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Isolani v. Highland General Hospital

United States District Court, Ninth Circuit

December 16, 2013

FRANCESO ISOLANI, M.D., et al., Plaintiff,
v.
HIGHLAND GENERAL HOSPITAL, et al., Defendants.

ORDER TO SHOW CAUSE TO DEFENDANTS RE: SUBJECT MATTER JURISDICTION

JACQUELINE SCOTT CORLEY, Magistrate Judge.

Plaintiffs brought this state-law employment action against Defendants in the Superior Court of California for the County of Alameda seeking, among other things, civil penalties and back pay arising out of Defendants' alleged misclassification of Plaintiffs as independent contractors rather than employees. Defendants subsequently removed the action to this Court on the basis of federal question jurisdiction.

Defendants, as the parties seeking removal to this federal court, bear the burden of establishing that subject matter jurisdiction exists, and courts strictly construe the removal statute against removal jurisdiction. Gaus v. Miles, Inc., 980 F.2d 564, 566-67 (9th Cir. 1992). Further, when a case is removed to federal court, the court has an independent obligation to satisfy itself that it has federal subject matter jurisdiction. Valdez v. Allstate Ins. Co., 372 F.3d 1115, 1116 (9th Cir. 2004). The Court has reviewed the Notice of Removal and has determined that there is a significant question as to whether federal question jurisdiction exists.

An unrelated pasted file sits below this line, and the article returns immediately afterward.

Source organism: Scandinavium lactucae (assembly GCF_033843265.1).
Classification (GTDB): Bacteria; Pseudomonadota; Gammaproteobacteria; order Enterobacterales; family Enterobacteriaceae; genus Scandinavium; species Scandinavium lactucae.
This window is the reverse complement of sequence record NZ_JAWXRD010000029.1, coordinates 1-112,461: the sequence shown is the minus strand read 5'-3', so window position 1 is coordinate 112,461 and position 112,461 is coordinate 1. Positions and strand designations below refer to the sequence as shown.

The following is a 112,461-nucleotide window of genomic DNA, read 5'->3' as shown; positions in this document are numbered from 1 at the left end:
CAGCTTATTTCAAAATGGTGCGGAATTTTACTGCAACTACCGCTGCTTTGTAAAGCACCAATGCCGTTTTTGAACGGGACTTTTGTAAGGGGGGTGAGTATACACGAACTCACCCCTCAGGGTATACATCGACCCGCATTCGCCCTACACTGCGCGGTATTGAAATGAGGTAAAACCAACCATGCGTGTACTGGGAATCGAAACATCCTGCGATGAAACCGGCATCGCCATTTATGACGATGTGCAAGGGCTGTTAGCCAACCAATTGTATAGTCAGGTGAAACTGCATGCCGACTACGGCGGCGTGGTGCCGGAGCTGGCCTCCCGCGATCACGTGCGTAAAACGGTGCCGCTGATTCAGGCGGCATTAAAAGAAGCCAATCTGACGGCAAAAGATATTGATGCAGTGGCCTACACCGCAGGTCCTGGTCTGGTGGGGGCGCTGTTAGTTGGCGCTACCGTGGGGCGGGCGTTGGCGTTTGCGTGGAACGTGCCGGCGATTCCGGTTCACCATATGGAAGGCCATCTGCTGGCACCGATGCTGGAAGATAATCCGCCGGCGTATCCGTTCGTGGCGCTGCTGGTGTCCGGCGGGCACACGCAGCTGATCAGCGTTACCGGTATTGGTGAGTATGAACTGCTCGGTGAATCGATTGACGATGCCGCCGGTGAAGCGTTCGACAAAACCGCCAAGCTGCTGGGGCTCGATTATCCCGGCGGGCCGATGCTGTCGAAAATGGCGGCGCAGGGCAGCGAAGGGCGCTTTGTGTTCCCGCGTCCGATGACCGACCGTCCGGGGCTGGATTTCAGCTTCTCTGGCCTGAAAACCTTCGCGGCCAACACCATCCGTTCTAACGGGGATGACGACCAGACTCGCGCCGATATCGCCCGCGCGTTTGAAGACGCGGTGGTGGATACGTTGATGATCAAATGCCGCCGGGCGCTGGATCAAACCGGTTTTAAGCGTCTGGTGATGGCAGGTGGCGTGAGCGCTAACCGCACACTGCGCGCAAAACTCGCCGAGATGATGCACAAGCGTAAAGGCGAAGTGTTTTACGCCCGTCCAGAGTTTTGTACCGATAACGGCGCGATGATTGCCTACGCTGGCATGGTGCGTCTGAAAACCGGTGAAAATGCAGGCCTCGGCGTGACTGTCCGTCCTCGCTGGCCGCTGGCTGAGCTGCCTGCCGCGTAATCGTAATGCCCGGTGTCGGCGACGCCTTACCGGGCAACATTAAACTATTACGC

"Federal question jurisdiction exists only when a federal question exists on the face of a well-pleaded complaint." ING Bank, FSB v. Pineda, 2012 WL 2077311, at *1 (N.D. Cal. June 8, 2012). The removed complaint makes only state law claims. (Dkt. No. 1, p. 5.) Specifically, Plaintiffs allege claims under the California Labor Code, the California Business and Professions Code, as well as claims for declaratory relief and breach of the implied covenant of good faith and fair dealing. ( Id. ) The Notice of Removal states that federal question jurisdiction exists pursuant to the Employee Retirement Income Security Act ("ERISA"). Defendants reason that Plaintiffs' claims are governed by ERISA because Plaintiffs allege "that Defendants willfully avoided paying Plaintiffs monetary sums owed them for medical insurance." ( Id. at p. 2.) The Court is not yet persuaded that Plaintiffs' claims for lost wages and benefits-a typical state-law wage-and-hour dispute, in other words-is governed by ERISA. See Acosta v. AJW Const., 2007 WL 4249852, at *4 (N.D. Cal. Nov. 30, 2007) (remanding action and concluding that plaintiffs' claims for accrued vacation time under the Labor Code were not governed by ERISA since defendants had not shown that the benefit plan fell within ERISA, and even if it did fall within ERISA, "Plaintiffs' claims for unpaid wages accrued during paid time off appear to require little more than cursory consultation with the collective bargaining agreement").

Accordingly, Defendants are ORDERED to SHOW CAUSE as to why this Court has subject matter jurisdiction. Defendants shall file a response in writing by January 7, 2014 that demonstrates why this Court has jurisdiction. Plaintiffs' response, if any, must be filed by January 13, 2014.

The Court also reschedules the hearing on Defendants' motions to dismiss and strike to January 16, 2014 at 9:00 a.m.

IT IS SO ORDERED.


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